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Books

Is Cory Doctorow Bad for E-Books?

04.09.07 | 5 Comments

I have noticed renewed buzz in the writing and ebook community lately. For instance, The Digital Book 2007 conference–which I almost signed up for–is in New York only a couple days from now. Meanwhile, Charlie Stross’s editorial on why ebooks are failing to catch on touched off a firestorm with more than 200 replies. Over at Bloggasm, Simon Owens asks whether releasing your novel under Creative Commons will help boost your sales, and Galleycat takes notice, twice.

Finally, the podcast novel movement seems to be gaining steam. JC Hutchins, Scott Sigler, and Cory Doctorow are all taking advantage of streaming audio to grab listener attention, and at least in some cases focusing that advantage into print book sales. This is an interesting time to be an author.

At the same time, I can’t help but wonder if this new generation of alternate-format marketing is actually detrimental to e-books. From what I can tell, JC Hutchins is hoping to use his large audience to land a big print publisher for his 7th Son trilogy. (I think he may also be selling copies through Lulu in the meantime.) Scott Sigler uses the podiobook exposure to sell print books, and after the audio book has finished its first run he sells the entire audio set on iTunes (and elsewhere). Cory Doctorow? He too uses the podiobook to sell print books. He also gives away the text as PDF, HTML, plain text, Microsoft Reader, Mobipocket, Sony eReader, Ereader, Palm Doc, iPod notes, and Plucker PDB.

What does this tell me about his books? It tells me that when I buy his book from Amazon, I’m paying for the paper because the content has no value. I am afraid that Cory, and to a lesser extent JC, Scott, and a host of other authors using creative commons to promote their work, are training readers to place value only in wood pulp bound together with glue rather than a well-told story. Readers are being trained to expect audiobooks and e-books to be free, because only physical books are worth paying for. It isn’t like they are the first—Baen has been giving away e-book editions of their print titles for a number of years—but each author who uses this marketing technique influences numerous others to try the same. But what’s the big deal? So what if people value actual books over text or audio files?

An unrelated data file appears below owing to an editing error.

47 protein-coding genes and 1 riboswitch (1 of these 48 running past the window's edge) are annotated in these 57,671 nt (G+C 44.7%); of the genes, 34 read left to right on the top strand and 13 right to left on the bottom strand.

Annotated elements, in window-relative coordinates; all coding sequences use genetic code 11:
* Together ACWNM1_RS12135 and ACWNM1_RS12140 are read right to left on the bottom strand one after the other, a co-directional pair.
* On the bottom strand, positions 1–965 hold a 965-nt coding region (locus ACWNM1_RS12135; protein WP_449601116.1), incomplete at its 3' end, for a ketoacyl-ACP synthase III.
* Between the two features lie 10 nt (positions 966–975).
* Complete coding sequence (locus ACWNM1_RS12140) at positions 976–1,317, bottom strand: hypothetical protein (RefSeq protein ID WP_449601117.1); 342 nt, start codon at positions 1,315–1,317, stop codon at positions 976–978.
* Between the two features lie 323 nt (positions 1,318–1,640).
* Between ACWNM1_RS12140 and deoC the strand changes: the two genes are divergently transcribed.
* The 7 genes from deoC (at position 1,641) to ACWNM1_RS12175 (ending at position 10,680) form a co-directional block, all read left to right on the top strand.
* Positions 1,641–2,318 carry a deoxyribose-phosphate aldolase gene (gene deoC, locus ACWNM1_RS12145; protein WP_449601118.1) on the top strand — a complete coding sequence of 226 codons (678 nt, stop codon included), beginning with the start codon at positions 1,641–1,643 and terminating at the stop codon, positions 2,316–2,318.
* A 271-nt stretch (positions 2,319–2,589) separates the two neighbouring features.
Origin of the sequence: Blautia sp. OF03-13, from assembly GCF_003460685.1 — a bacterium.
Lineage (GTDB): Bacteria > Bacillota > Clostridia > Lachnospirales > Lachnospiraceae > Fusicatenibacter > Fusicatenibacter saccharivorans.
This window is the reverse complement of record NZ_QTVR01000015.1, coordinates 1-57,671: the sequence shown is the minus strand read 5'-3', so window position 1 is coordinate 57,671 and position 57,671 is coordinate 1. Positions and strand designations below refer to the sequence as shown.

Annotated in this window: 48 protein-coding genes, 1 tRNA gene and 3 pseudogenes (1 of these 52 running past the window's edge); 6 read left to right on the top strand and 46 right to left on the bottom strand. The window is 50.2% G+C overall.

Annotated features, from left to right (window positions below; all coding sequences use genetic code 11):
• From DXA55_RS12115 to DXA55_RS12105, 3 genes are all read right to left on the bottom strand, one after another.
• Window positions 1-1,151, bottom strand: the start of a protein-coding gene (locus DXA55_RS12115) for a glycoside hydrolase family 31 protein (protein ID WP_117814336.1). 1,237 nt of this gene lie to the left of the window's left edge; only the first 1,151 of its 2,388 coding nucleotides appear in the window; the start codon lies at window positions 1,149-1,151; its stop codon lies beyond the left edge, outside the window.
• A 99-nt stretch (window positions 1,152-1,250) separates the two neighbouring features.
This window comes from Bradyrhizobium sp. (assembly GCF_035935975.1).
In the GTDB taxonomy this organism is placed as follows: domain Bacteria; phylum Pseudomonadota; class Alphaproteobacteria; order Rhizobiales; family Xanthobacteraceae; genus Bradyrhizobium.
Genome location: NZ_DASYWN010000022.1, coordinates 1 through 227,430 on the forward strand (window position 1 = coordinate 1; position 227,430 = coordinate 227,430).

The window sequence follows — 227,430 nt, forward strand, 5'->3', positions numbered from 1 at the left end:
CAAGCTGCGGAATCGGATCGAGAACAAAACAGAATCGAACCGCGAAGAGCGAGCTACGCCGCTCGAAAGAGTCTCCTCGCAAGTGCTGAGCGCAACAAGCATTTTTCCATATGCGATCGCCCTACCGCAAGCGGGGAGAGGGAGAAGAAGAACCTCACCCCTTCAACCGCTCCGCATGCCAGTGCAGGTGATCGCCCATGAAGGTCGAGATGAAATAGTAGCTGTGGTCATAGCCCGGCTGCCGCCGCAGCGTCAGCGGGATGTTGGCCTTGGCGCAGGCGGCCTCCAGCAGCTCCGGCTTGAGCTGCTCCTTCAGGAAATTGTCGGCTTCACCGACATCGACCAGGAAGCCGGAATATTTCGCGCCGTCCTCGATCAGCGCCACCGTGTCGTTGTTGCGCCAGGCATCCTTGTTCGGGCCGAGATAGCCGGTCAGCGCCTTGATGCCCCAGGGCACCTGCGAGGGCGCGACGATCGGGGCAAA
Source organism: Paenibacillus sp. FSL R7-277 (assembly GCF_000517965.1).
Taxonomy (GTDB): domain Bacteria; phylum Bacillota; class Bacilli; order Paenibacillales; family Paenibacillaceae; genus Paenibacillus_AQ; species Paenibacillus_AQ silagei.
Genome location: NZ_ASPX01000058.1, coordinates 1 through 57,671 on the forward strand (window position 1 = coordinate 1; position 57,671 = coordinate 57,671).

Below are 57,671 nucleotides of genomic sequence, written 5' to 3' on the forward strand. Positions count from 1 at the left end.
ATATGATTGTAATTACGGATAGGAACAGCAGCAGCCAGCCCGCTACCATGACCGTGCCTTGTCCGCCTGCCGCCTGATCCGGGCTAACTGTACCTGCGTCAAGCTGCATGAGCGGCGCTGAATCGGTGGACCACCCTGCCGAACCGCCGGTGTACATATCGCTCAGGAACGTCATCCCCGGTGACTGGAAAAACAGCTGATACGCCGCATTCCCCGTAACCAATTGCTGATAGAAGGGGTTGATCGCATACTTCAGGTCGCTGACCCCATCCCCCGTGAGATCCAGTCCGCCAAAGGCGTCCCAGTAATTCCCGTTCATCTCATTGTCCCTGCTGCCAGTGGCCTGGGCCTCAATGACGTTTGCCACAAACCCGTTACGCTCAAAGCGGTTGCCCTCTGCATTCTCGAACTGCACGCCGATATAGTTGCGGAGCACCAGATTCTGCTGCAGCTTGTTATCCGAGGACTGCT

The problem arises when a creative work is only available in one format. In short, what about books that aren’t available in print but only in e-book format? Are authors who try to sell e-books at a disadvantage because readers are being trained by Cory to expect e-books as free promotional material instead of something worth paying for? Will readers place enough value to pay for an audiobook or e-book when other authors treat those formats as second-rate citizens?

What’s the solution? At this stage, I’m not sure. I certainly won’t gainsay the success some authors have experienced using creative commons to market their work. But as pointed out on the Bloggasm piece, some of that success stems merely from the novelty of the approach. As more authors jump on the bandwagon, will they see diminishing returns? Is it too late to re-train readers to value content rather than format? What do you think?

Note: The fifth paragraph was edited slightly for clarity on 4/10 at 8:50 am.

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5 Comments

2007-04-10 05:28:14